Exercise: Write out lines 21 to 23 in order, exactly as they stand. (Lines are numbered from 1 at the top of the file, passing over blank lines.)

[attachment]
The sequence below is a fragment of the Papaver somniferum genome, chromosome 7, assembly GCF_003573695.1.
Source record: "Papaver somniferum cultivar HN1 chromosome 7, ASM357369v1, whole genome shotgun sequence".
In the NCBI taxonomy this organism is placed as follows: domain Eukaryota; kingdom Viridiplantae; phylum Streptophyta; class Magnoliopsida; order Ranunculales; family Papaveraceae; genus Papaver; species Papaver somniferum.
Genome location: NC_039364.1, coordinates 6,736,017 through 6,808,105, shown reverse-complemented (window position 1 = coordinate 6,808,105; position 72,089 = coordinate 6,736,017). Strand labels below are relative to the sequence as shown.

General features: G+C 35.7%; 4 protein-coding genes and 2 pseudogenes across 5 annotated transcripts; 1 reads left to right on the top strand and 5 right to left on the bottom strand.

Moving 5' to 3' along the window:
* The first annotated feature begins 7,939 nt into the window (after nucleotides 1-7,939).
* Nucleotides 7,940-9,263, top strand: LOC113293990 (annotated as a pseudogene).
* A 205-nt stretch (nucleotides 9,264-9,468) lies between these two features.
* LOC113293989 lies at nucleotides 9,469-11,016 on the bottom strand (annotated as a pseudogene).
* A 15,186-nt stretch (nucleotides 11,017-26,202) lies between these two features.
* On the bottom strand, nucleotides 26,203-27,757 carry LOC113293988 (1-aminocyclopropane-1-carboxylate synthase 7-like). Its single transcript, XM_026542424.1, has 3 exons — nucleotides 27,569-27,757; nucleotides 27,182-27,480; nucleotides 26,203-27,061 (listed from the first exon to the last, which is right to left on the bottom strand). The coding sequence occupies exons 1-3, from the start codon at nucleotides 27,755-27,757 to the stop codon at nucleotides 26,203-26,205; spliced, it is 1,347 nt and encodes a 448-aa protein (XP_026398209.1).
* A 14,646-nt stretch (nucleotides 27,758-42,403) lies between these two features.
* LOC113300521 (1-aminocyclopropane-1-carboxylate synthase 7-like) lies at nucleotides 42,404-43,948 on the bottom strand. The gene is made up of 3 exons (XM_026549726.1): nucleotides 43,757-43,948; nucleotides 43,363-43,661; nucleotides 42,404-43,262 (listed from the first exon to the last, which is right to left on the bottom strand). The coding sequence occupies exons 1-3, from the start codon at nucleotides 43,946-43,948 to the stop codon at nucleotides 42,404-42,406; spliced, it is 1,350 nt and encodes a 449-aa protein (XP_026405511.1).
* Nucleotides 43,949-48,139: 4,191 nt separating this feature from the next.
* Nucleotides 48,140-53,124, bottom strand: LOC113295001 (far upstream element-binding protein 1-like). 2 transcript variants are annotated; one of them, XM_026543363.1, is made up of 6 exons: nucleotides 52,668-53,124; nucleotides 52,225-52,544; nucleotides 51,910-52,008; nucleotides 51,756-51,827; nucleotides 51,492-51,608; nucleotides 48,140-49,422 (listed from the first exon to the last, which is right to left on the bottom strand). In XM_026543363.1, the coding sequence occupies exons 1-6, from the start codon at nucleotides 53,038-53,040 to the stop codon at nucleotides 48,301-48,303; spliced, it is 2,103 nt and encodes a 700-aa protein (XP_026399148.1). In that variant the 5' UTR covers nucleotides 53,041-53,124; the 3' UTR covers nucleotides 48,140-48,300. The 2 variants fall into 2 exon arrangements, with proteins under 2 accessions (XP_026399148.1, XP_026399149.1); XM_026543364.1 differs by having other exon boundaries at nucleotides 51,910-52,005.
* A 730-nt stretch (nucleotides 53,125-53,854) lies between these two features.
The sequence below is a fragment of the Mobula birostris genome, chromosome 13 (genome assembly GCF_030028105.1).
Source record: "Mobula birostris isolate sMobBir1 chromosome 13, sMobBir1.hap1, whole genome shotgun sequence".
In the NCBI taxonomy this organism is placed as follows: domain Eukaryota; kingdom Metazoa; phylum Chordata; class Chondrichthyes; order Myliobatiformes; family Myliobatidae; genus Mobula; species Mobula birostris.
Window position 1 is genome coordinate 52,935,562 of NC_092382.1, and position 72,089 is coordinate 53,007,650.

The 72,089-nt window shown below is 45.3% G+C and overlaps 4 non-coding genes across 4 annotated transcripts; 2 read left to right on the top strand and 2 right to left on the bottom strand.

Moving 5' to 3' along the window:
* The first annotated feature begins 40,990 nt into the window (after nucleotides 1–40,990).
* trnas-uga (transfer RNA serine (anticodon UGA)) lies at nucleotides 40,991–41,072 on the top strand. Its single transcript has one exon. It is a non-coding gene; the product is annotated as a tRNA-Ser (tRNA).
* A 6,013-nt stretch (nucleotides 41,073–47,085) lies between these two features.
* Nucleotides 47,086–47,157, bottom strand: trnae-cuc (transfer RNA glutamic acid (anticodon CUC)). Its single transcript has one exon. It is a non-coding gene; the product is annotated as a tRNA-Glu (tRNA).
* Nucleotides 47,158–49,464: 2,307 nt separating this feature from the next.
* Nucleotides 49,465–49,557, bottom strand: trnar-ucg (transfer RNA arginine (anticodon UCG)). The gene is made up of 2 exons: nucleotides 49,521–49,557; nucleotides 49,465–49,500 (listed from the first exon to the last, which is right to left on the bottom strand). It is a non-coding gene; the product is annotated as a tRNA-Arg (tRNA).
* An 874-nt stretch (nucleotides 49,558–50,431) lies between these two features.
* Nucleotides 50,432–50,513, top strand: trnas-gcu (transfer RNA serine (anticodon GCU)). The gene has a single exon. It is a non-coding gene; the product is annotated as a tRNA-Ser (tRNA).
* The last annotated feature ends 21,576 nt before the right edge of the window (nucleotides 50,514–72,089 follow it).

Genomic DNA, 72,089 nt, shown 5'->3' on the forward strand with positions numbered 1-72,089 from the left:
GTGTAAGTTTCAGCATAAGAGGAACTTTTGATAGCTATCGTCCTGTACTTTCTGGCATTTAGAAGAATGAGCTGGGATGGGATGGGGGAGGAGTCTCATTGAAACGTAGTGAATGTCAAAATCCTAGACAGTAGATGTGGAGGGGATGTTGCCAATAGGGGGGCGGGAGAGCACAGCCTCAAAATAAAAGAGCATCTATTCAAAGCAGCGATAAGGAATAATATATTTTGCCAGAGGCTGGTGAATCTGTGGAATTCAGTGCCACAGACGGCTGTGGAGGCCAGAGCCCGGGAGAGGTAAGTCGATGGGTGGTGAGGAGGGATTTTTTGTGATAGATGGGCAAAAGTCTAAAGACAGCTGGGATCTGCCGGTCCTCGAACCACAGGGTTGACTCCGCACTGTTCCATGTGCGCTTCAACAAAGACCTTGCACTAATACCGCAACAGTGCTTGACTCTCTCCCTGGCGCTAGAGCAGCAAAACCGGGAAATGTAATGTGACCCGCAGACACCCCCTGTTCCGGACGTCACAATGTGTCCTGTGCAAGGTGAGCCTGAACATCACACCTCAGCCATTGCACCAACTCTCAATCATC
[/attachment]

Window position 1 is genome coordinate 52,935,562 of NC_092382.1, and position 72,089 is coordinate 53,007,650.

The 72,089-nt window shown below is 45.3% G+C and overlaps 4 non-coding genes across 4 annotated transcripts; 2 read left to right on the top strand and 2 right to left on the bottom strand.

Moving 5' to 3' along the window: